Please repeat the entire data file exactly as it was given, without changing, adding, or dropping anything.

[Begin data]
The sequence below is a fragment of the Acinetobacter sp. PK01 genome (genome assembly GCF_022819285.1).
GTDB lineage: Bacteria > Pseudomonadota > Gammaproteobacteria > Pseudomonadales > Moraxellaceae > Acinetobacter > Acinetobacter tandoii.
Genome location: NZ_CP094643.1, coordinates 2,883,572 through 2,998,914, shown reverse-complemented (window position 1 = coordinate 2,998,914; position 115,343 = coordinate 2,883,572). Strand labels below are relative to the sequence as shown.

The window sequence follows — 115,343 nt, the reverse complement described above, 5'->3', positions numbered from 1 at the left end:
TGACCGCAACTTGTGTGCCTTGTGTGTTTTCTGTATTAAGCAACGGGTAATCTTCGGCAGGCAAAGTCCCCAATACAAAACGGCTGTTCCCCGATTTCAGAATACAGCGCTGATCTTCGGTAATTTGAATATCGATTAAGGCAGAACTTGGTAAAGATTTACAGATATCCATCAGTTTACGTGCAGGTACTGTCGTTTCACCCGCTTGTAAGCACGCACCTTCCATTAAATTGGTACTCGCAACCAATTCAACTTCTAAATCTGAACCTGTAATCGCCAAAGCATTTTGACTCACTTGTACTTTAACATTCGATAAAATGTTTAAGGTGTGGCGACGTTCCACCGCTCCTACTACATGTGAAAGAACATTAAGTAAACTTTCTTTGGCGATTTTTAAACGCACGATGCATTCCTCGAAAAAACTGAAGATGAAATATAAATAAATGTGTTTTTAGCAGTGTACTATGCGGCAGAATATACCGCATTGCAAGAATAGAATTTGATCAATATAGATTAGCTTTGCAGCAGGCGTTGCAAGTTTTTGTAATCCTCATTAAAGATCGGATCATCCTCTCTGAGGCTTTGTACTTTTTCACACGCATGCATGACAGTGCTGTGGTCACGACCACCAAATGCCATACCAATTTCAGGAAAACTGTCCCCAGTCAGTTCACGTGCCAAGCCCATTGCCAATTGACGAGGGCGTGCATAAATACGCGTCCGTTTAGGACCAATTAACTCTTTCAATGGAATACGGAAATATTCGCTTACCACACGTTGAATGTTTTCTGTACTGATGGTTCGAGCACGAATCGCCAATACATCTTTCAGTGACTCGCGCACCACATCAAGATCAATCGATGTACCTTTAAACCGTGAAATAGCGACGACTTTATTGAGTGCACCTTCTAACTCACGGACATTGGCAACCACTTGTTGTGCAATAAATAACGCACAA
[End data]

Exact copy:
The sequence below is a fragment of the Acinetobacter sp. PK01 genome (genome assembly GCF_022819285.1).
GTDB lineage: Bacteria > Pseudomonadota > Gammaproteobacteria > Pseudomonadales > Moraxellaceae > Acinetobacter > Acinetobacter tandoii.
Genome location: NZ_CP094643.1, coordinates 2,883,572 through 2,998,914, shown reverse-complemented (window position 1 = coordinate 2,998,914; position 115,343 = coordinate 2,883,572). Strand labels below are relative to the sequence as shown.

The window sequence follows — 115,343 nt, the reverse complement described above, 5'->3', positions numbered from 1 at the left end:
TGACCGCAACTTGTGTGCCTTGTGTGTTTTCTGTATTAAGCAACGGGTAATCTTCGGCAGGCAAAGTCCCCAATACAAAACGGCTGTTCCCCGATTTCAGAATACAGCGCTGATCTTCGGTAATTTGAATATCGATTAAGGCAGAACTTGGTAAAGATTTACAGATATCCATCAGTTTACGTGCAGGTACTGTCGTTTCACCCGCTTGTAAGCACGCACCTTCCATTAAATTGGTACTCGCAACCAATTCAACTTCTAAATCTGAACCTGTAATCGCCAAAGCATTTTGACTCACTTGTACTTTAACATTCGATAAAATGTTTAAGGTGTGGCGACGTTCCACCGCTCCTACTACATGTGAAAGAACATTAAGTAAACTTTCTTTGGCGATTTTTAAACGCACGATGCATTCCTCGAAAAAACTGAAGATGAAATATAAATAAATGTGTTTTTAGCAGTGTACTATGCGGCAGAATATACCGCATTGCAAGAATAGAATTTGATCAATATAGATTAGCTTTGCAGCAGGCGTTGCAAGTTTTTGTAATCCTCATTAAAGATCGGATCATCCTCTCTGAGGCTTTGTACTTTTTCACACGCATGCATGACAGTGCTGTGGTCACGACCACCAAATGCCATACCAATTTCAGGAAAACTGTCCCCAGTCAGTTCACGTGCCAAGCCCATTGCCAATTGACGAGGGCGTGCATAAATACGCGTCCGTTTAGGACCAATTAACTCTTTCAATGGAATACGGAAATATTCGCTTACCACACGTTGAATGTTTTCTGTACTGATGGTTCGAGCACGAATCGCCAATACATCTTTCAGTGACTCGCGCACCACATCAAGATCAATCGATGTACCTTTAAACCGTGAAATAGCGACGACTTTATTGAGTGCACCTTCTAACTCACGGACATTGGCAACCACTTGTTGTGCAATAAATAACGCACAA